An anniversary the whole family can celebrate.
Remember video stores? They tended to be hole-in-the-wall shops stacked floor to ceiling with VHS cassettes of every movie you didn’t want to rent, but you couldn’t rent the one you wanted because it had been rented already. In terms of customer satisfaction, this unhappy arrangement was problematic.
But if video stores did one thing well it was to make The Princess Bride a cult classic. The movie had an underwhelming opening weekend at the box office: $206,243. But when the movie became available on videotape, The Princess Bride finally found an audience thanks to word of mouth recommendations. Today it’s not only a beloved movie parents like to screen for their kids, it’s also one of the most quoted movies. That’s because the screenplay is insanely well written.
The Writers Guild of America lists William Goldman’s screenplay as the 84th best of all time (I’d give it a better score, but nobody ever asks my opinion about these things).
In addition to a killer screenplay, the movie has a stellar cast, led by the late Peter Falk. The set-up is Falk’s grandson (played by 11-year-old Fred Savage) is sick in bed, so Grandpa comes over to distract the kid from feeling lousy by reading him the best storybook ever. Initially, the grandson isn’t buying it — the book isn’t about sports, and there’s kissing in it. But Falk is gonna read the story, and so we begin.
The hero is Cary Elwes who plays Westley. No male lead has enjoyed so much being dashing and debonair in a role since Errol Flynn played Robin Hood.
The princess is Robin Wright. She was 21 at the time, and this was her first movie. She is absolutely lovely in the picture, but I think she was the weakest member of the cast — she had two emotions, pained expression and practicing patience while being victimized. But at least she is on the receiving end of one of the movie’s many great lines. As she’s about to kill herself by plunging a dagger into her heart, Westley says, “There’s a shortage of perfect breasts in this world. It would be a pity to damage yours.”
Chris Sarandon plays the wicked but really well dressed Prince Humperdinck with the perfect level smarminess.
Wallace Shawn is hilarious as the kidnapper and otherwise all ’round evildoer, Vizzini. He is inordinately arrogant about his high IQ score. As he says to Westley when they are having a duel of wits over which goblet is poisoned, “You’ve heard of Aristotle? Plato? Socrates? Morons.”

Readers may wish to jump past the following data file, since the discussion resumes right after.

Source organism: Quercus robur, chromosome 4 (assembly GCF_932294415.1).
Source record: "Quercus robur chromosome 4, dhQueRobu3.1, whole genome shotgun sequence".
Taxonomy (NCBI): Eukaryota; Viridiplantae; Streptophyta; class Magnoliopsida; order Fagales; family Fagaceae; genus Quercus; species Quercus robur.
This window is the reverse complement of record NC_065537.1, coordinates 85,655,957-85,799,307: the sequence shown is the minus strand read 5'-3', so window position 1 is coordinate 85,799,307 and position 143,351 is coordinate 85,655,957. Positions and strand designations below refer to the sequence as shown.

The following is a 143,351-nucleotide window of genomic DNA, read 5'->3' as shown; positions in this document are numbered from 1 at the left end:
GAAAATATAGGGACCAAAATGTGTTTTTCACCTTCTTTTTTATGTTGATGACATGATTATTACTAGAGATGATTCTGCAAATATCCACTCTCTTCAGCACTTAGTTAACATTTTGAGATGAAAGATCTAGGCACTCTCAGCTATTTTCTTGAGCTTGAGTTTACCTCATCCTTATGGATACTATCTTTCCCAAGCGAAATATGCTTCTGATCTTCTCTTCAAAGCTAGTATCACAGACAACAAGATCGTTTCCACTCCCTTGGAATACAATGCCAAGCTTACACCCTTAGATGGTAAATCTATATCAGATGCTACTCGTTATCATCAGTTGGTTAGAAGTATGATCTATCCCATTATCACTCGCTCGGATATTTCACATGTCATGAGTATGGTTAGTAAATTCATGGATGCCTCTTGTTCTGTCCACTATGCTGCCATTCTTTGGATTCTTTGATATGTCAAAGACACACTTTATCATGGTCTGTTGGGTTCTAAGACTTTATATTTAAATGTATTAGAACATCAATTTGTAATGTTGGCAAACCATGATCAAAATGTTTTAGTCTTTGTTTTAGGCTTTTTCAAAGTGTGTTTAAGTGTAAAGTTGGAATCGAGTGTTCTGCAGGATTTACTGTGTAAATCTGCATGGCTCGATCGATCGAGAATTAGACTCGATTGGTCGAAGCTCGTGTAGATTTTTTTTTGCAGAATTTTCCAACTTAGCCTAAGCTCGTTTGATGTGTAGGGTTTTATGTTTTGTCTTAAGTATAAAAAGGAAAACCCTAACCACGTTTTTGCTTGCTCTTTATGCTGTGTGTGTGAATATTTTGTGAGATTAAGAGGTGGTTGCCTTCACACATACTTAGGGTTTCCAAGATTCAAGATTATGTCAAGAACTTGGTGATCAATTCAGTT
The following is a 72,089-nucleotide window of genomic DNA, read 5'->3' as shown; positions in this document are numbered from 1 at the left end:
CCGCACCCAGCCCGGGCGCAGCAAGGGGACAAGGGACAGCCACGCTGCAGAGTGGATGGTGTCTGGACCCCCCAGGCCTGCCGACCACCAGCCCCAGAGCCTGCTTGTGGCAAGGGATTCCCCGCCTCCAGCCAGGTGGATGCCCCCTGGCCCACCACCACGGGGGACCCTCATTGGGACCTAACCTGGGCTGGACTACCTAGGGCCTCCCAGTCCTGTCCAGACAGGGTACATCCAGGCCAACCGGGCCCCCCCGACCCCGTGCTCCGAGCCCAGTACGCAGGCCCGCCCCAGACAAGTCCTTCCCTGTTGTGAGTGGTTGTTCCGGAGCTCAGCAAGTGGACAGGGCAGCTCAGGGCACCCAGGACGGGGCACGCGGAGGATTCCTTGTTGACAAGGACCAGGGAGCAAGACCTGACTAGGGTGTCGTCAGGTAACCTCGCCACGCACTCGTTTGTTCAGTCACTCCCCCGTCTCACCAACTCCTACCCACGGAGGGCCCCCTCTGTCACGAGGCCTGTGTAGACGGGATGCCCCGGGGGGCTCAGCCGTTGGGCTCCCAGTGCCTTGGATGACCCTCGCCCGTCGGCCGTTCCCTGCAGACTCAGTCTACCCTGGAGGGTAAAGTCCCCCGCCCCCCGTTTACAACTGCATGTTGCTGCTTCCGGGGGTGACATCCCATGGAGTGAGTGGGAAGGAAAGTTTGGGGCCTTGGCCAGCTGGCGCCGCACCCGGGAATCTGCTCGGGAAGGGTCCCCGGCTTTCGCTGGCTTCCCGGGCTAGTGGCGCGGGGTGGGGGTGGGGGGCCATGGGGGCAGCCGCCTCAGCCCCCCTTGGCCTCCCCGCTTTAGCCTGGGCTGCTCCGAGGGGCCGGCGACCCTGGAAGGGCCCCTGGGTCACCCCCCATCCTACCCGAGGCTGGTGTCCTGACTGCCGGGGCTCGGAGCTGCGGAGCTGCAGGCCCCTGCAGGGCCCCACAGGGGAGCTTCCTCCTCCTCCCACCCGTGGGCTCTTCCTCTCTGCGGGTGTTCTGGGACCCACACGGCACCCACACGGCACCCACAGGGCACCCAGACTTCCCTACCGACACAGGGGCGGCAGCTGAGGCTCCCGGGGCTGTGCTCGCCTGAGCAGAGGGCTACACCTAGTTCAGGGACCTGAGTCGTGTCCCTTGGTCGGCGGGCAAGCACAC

And Vizzini has picked up two of the funniest henchmen. Mandy Patinkin plays a brilliant Spanish swordsman on a quest to find and kill the man who murdered his father. He explains that he only works for Vizzini to pay the bills, because, “There’s not much money in the vengeance business.”
Patinkin brought Broadway star power to the role, and he has as much fun playing Inigo Montoya as Cary Elwes does playing Westley. And he has a tagline that has become famous. Take a bunch of guys out to a bar, introduce the topic of The Princess Bride, and I guarantee you they’ll all recite in unison: “My name is Inigo Montoya. You killed my father. Prepare to die.”
Montoya’s best friend is a giant named Fezzik, played by the late wrestler, Andre the Giant. He played to his size and his strength, of course—that’s what the role called for—but he also had perfect comic timing. Out of his many great lines, my personal favorite comes when he’s feeling a bit defensive: “It’s not my fault that I’m the biggest and the strongest. I don’t even exercise.”
But the performances that bring down the house is the scene at the dilapidated hovel of an ancient unemployed miracle-worker, played by Billy Crystal, and his crone wife, played by Carol Kane. Crystal decided to introduce some Yiddische shtick to the movie. Although he’s supposed to be a wizard in a medieval-style world, he talks like a disgruntled Lower East Side pickle maker. Kane chimes in when she’s making the miracle pill that will bring the mostly dead Westley back to life: “The chocolate coating makes it go down easier. But you have to wait fifteen minutes for full potency. And you shouldn’t go in swimming for an hour? At least an hour.” They also get their own damn-near universally quoted line: “Have fun stormin’ the castle!”
By the way, the movie keeps cutting back to the sickroom, where Fred Savage is getting more and more sucked into the story.
Finally, since this is supposed to be the perfect fairy tale, it has to have the perfects sets. The Fire Swamp is the gloomiest and most dismal. The torture chamber the most chilling. And the exterior of Prince Humperdinck’s castle is better than anything Disney ever built. And it is so pristine, you would think the prince has a team of peasants who come by every morning to Lemon Pledge the walls and roof.
I love this movie. Does it show? These days, if you’ve never seen The Princess Bride, you can watch it tonight. And if you haven’t seen it for a while, you can rewatch it tonight. And you won’t have to run out the video store.
Thomas J. Craughwell is the author of Saints Behaving Badly and This Saint Will Change Your Life.
Movie trailer (screenshot)